:real(0,2,0) -> Disable fast (15MHz) mode, switching to 6MHz mode 
:real(0,2,1) -> Enable fast (15MHz) mode

Note: the default CPU speed is 15MHz. Try it, and see the difference.


:real(0,3,0) -> enables all the possible colors in xLIBC 
:real(0,3,1) -> enables 8COLOUR - I have no idea what changes with this. 
:real(0,3,2) -> inverts the screen, like black->white and white->black. It gets each color value per pixel, and then 255-(color_value) would be the new color value. To restore it back, invert it again, or -> 
:real(0,3,3) -> restores the colors back to normal, useful for moments if you do not know whether the colors are inverted or not. 
:real(0,3,4,(color_value),(update_LCD)) -> fills the active half of the screen with one color from the color palette, useful for backgroud. I will explain the update_LCD later. 
:real(0,3,5,(color_value)) -> I cannot get this working, but the wiki says that it will change the color value per pixel with shapes and sprites 


real(1 - UserVariables

xLIBC has the facility to utilize 'internal user variables' for data storage and calculations as opposed to using TI-OS variables. They work exactly the same, but the main difference is, is that they are faster, and temporary, which means that you cannot 'save' them for other programs. Some xLIBC functions expected (only) UserVars, so it is always handy to learn and use these.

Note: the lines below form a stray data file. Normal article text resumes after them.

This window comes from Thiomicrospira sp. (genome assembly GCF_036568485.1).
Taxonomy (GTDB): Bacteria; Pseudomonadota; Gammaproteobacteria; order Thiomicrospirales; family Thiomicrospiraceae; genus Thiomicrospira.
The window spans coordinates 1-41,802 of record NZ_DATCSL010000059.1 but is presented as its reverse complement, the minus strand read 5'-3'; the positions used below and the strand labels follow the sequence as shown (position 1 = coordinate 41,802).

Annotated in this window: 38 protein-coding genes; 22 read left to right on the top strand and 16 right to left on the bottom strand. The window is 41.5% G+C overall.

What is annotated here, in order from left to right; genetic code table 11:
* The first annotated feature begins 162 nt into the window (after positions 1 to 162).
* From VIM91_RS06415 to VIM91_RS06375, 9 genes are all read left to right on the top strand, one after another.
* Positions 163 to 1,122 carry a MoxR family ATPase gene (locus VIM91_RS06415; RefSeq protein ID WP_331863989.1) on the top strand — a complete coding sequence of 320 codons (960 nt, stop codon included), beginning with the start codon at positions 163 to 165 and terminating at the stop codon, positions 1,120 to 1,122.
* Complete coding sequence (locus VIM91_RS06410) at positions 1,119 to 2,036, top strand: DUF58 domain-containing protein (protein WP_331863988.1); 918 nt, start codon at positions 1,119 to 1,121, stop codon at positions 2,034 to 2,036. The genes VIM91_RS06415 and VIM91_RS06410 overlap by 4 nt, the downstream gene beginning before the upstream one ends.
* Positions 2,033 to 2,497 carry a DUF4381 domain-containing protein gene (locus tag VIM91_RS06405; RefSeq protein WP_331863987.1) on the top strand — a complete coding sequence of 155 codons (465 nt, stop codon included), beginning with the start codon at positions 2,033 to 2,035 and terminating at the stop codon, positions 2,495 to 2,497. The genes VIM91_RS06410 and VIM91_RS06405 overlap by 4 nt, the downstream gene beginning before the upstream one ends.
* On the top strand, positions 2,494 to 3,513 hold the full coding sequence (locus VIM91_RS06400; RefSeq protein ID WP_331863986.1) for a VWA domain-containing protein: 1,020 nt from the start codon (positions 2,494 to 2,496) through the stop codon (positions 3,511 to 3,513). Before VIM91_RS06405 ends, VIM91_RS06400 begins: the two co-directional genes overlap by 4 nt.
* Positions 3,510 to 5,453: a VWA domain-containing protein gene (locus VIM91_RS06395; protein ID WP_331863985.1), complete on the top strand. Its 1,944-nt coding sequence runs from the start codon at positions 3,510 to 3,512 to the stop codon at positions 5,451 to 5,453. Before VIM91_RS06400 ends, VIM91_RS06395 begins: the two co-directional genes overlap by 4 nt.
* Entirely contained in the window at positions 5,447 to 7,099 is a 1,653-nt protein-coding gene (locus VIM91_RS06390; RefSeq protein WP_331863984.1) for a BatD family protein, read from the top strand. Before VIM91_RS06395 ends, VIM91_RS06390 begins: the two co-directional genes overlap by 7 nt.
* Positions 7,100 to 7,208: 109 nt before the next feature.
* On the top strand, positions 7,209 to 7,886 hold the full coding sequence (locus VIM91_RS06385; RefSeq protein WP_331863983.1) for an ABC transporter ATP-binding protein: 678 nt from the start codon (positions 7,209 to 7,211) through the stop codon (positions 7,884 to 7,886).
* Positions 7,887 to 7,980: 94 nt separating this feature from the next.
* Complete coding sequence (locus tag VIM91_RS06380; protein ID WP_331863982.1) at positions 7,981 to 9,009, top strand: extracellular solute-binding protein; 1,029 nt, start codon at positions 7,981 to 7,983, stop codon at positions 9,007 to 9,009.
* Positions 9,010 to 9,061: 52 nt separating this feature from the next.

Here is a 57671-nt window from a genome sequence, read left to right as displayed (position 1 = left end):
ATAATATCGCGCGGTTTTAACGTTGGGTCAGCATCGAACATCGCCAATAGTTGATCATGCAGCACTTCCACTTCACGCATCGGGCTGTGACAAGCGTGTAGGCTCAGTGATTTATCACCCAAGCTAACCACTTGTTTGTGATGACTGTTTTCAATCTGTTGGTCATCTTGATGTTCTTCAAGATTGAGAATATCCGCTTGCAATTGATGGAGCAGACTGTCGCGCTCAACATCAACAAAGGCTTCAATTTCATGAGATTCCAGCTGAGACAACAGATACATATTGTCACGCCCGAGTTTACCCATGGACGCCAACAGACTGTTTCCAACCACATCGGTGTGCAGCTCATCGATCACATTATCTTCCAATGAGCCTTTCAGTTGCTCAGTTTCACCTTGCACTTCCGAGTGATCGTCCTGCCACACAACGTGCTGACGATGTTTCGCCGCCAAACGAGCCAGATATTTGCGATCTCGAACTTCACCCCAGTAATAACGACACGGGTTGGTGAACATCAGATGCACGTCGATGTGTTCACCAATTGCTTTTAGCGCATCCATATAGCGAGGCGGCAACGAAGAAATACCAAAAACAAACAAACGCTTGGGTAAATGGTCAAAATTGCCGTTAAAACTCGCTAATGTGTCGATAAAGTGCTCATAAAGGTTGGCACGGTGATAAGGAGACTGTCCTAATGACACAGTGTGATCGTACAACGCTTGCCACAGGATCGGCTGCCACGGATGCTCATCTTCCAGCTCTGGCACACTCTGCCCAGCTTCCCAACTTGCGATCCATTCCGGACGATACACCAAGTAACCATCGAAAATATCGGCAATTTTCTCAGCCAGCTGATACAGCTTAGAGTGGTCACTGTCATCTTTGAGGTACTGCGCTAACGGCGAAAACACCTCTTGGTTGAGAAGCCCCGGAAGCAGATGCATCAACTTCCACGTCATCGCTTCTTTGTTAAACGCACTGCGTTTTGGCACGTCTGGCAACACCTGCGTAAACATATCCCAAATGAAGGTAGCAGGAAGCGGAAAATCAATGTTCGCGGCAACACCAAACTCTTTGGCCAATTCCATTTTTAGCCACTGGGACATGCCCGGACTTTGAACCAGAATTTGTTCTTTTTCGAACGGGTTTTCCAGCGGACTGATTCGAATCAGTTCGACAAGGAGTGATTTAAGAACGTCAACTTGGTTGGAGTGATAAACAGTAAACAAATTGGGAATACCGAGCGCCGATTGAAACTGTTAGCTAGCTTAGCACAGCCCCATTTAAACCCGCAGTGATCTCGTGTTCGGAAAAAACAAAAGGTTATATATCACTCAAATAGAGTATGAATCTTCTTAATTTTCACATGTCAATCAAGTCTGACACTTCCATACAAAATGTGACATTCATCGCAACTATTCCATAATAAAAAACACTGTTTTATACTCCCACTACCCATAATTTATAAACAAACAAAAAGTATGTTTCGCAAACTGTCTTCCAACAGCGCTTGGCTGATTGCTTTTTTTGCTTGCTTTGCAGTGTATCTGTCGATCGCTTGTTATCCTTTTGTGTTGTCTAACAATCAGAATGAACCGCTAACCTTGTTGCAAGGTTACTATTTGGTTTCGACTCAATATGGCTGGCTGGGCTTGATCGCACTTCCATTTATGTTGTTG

These are the functions of real(1:



This returns the value of the UserVar in Ans



This function writes (value) to UserVar



This function add (value) to UserVar



This function subtracts (value) to UserVar


:real(1,1,1,5 // Sets uservar 1 to 5
:Disp real(1,0,1 // Displays Uservar 1
:real(1,2,1,3 // Adds 3 to uservar 1
:Disp real(1,0,1
:real(1,3,1,7 // Subtracts 7 from uservar 1
:Disp real(1,0,1
:Pause //Pauses program

Try the above code out on your calculator!

real(2 - GetKey

These routines have been significantly overhauled from the TI-BASIC getKey function and are even more comprehensive.

These are the functions of real(2:



Key code stored in Ans Very important! These values are NOT the same as the values of getKey, but it returns the values of _GetCSC:

File:Keycodes xLIBC.png


real(2,0,1,(getkey_checknum),(getkey_keyvalue),(getKey_uservar),(getkey_value),... )

This updates (getkey_uservar) by (getkey_value) if you pressed (getkey_keyvalue). (getkey_checknum) is the amount of UserVars to update. Useful for counters or sprites.



This updates (uservar_x) and (uservar_y) with respective (value_x) and (value_y) if you pressed any arrow.